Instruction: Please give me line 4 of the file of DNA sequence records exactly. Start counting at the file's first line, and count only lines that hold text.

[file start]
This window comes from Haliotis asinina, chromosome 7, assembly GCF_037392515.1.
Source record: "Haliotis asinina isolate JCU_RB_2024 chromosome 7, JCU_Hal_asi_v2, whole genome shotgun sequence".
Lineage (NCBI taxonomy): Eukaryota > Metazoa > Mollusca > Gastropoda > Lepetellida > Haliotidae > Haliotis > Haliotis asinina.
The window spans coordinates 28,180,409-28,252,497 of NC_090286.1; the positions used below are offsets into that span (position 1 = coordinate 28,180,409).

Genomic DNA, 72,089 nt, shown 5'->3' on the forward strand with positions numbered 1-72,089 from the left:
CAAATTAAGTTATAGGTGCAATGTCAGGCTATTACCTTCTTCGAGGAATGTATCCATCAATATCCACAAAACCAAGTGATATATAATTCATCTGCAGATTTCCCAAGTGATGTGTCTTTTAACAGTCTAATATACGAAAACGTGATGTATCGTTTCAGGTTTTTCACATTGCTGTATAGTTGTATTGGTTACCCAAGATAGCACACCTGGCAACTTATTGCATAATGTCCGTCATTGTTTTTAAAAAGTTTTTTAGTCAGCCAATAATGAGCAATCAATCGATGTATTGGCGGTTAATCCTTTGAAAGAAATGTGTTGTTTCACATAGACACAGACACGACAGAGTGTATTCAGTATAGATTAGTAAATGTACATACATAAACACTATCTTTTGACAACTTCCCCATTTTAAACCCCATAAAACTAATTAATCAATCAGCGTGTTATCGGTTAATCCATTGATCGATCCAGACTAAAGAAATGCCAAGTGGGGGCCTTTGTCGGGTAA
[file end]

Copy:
The window spans coordinates 28,180,409-28,252,497 of NC_090286.1; the positions used below are offsets into that span (position 1 = coordinate 28,180,409).